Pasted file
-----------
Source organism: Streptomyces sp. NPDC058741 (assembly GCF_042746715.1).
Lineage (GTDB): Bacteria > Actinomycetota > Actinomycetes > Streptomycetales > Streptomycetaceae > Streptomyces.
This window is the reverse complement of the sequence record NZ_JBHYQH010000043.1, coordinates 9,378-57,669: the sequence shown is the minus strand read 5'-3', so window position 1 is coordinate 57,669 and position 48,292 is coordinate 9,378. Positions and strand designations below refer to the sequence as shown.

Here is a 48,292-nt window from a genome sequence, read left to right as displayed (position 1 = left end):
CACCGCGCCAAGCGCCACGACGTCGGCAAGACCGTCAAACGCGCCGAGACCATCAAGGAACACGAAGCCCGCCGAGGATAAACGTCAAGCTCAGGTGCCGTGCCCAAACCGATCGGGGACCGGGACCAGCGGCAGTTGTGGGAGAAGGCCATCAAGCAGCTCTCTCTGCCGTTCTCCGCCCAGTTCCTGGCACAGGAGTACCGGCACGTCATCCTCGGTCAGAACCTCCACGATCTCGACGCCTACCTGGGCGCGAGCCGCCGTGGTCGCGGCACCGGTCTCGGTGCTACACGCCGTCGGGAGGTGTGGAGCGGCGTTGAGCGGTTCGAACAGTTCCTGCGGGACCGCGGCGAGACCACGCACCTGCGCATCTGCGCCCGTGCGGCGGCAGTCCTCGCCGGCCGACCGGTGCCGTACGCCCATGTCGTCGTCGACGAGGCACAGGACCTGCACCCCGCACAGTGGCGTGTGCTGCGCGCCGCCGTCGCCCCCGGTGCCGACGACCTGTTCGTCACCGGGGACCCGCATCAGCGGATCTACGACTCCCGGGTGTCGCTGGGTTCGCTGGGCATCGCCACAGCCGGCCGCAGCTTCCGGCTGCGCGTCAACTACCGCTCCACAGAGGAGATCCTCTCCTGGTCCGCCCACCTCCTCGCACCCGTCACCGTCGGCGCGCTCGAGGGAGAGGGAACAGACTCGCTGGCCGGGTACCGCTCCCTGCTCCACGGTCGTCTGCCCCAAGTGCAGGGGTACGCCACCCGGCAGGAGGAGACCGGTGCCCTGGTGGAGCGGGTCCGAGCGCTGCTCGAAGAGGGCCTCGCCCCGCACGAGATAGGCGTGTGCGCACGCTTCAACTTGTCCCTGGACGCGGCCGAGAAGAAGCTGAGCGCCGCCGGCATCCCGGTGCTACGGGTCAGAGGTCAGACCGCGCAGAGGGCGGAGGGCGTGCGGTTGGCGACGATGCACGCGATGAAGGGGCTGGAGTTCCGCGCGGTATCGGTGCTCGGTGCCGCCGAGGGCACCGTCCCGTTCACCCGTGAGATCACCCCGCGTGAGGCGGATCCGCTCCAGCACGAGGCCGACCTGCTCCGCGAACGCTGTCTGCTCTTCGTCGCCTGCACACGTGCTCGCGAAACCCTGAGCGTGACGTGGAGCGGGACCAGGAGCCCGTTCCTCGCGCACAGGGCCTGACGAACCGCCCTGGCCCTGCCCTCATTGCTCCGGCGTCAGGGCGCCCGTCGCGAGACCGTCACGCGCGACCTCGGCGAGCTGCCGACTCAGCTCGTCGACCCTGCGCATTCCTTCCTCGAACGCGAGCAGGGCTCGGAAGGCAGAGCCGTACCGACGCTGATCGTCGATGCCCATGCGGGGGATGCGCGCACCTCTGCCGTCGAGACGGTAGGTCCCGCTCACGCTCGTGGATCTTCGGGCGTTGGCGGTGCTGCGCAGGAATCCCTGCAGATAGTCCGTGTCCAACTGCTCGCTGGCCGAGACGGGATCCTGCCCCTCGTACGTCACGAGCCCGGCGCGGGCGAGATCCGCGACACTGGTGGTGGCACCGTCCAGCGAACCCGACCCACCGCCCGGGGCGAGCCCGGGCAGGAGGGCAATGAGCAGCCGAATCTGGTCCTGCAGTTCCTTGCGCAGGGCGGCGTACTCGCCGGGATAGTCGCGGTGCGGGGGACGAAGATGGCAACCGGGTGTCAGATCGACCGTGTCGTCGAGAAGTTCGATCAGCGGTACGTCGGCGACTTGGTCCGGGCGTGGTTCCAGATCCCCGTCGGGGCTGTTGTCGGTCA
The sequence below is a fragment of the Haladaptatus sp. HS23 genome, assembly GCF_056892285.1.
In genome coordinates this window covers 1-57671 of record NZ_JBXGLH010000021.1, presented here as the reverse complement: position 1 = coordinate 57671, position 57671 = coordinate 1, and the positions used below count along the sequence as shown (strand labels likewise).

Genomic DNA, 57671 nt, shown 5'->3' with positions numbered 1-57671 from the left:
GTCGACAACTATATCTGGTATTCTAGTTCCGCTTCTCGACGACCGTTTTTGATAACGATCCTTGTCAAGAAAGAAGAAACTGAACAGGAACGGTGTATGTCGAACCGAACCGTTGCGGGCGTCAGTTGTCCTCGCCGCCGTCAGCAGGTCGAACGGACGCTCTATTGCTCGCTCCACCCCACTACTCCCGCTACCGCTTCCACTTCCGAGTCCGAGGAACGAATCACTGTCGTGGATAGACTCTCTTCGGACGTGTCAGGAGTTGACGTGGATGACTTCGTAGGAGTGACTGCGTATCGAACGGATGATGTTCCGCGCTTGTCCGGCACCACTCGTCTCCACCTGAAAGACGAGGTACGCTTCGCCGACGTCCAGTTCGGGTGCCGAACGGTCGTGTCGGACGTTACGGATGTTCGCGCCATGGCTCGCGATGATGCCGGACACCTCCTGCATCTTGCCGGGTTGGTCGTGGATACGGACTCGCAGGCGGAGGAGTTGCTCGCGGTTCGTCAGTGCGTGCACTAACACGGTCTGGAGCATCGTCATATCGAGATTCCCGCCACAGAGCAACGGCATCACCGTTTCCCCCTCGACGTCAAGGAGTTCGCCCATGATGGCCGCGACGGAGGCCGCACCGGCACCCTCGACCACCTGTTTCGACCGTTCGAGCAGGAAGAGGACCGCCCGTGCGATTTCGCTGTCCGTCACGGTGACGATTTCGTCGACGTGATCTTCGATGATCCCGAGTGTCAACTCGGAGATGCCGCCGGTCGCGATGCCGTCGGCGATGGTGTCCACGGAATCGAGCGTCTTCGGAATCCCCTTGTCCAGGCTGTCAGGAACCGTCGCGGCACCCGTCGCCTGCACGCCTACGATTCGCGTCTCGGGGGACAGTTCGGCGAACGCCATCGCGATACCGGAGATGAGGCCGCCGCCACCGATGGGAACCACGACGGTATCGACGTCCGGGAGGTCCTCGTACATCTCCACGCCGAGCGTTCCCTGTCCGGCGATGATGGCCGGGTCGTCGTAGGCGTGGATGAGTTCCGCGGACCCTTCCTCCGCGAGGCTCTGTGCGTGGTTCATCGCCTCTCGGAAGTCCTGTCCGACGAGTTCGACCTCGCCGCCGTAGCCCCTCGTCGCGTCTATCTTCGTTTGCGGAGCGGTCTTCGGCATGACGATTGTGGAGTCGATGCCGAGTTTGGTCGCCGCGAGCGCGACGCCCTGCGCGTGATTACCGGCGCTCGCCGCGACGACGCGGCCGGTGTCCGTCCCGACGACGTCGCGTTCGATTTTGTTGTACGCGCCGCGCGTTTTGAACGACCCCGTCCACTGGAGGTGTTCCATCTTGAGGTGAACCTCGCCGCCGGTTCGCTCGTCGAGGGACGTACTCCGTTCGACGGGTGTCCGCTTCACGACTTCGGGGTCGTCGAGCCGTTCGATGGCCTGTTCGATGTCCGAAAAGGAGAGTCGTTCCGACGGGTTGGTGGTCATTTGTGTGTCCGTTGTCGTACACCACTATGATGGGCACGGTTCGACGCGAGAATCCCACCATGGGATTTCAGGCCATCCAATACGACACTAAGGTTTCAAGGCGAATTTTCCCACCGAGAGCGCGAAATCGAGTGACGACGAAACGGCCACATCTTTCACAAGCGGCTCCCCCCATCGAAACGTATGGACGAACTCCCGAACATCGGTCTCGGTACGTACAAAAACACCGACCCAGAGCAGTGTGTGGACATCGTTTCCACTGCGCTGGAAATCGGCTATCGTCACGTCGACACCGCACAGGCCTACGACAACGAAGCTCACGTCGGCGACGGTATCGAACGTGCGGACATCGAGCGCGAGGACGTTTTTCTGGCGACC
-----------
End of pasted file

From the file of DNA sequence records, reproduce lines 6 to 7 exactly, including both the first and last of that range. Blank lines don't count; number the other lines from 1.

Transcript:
The sequence below is a fragment of the Haladaptatus sp. HS23 genome, assembly GCF_056892285.1.
In genome coordinates this window covers 1-57671 of record NZ_JBXGLH010000021.1, presented here as the reverse complement: position 1 = coordinate 57671, position 57671 = coordinate 1, and the positions used below count along the sequence as shown (strand labels likewise).